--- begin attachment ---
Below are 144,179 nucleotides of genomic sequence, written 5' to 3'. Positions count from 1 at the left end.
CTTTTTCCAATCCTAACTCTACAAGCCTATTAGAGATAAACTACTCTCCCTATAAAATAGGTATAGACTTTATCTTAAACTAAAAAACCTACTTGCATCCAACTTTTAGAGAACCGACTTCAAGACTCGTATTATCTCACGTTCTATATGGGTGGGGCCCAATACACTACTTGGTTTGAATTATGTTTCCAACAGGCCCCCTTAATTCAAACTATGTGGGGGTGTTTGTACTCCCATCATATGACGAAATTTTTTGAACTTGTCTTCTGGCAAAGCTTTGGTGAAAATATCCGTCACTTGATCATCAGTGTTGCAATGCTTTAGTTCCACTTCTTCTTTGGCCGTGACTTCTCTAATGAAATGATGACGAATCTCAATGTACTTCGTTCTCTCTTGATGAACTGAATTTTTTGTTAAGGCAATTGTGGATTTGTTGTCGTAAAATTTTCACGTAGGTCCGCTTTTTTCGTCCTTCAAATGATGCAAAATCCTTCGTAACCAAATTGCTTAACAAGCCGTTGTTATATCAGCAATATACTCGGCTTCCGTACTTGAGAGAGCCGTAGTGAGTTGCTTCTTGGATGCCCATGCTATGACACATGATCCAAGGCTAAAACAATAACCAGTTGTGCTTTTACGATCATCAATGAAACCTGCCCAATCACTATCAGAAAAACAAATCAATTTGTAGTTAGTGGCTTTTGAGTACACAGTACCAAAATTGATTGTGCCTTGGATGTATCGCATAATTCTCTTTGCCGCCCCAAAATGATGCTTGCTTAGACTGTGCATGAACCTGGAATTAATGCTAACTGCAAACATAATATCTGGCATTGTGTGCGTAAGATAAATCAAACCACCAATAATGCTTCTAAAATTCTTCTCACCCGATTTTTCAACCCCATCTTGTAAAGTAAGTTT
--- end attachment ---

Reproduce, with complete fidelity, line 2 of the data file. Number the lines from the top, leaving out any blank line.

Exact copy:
CTTTTTCCAATCCTAACTCTACAAGCCTATTAGAGATAAACTACTCTCCCTATAAAATAGGTATAGACTTTATCTTAAACTAAAAAACCTACTTGCATCCAACTTTTAGAGAACCGACTTCAAGACTCGTATTATCTCACGTTCTATATGGGTGGGGCCCAATACACTACTTGGTTTGAATTATGTTTCCAACAGGCCCCCTTAATTCAAACTATGTGGGGGTGTTTGTACTCCCATCATATGACGAAATTTTTTGAACTTGTCTTCTGGCAAAGCTTTGGTGAAAATATCCGTCACTTGATCATCAGTGTTGCAATGCTTTAGTTCCACTTCTTCTTTGGCCGTGACTTCTCTAATGAAATGATGACGAATCTCAATGTACTTCGTTCTCTCTTGATGAACTGAATTTTTTGTTAAGGCAATTGTGGATTTGTTGTCGTAAAATTTTCACGTAGGTCCGCTTTTTTCGTCCTTCAAATGATGCAAAATCCTTCGTAACCAAATTGCTTAACAAGCCGTTGTTATATCAGCAATATACTCGGCTTCCGTACTTGAGAGAGCCGTAGTGAGTTGCTTCTTGGATGCCCATGCTATGACACATGATCCAAGGCTAAAACAATAACCAGTTGTGCTTTTACGATCATCAATGAAACCTGCCCAATCACTATCAGAAAAACAAATCAATTTGTAGTTAGTGGCTTTTGAGTACACAGTACCAAAATTGATTGTGCCTTGGATGTATCGCATAATTCTCTTTGCCGCCCCAAAATGATGCTTGCTTAGACTGTGCATGAACCTGGAATTAATGCTAACTGCAAACATAATATCTGGCATTGTGTGCGTAAGATAAATCAAACCACCAATAATGCTTCTAAAATTCTTCTCACCCGATTTTTCAACCCCATCTTGTAAAGTAAGTTT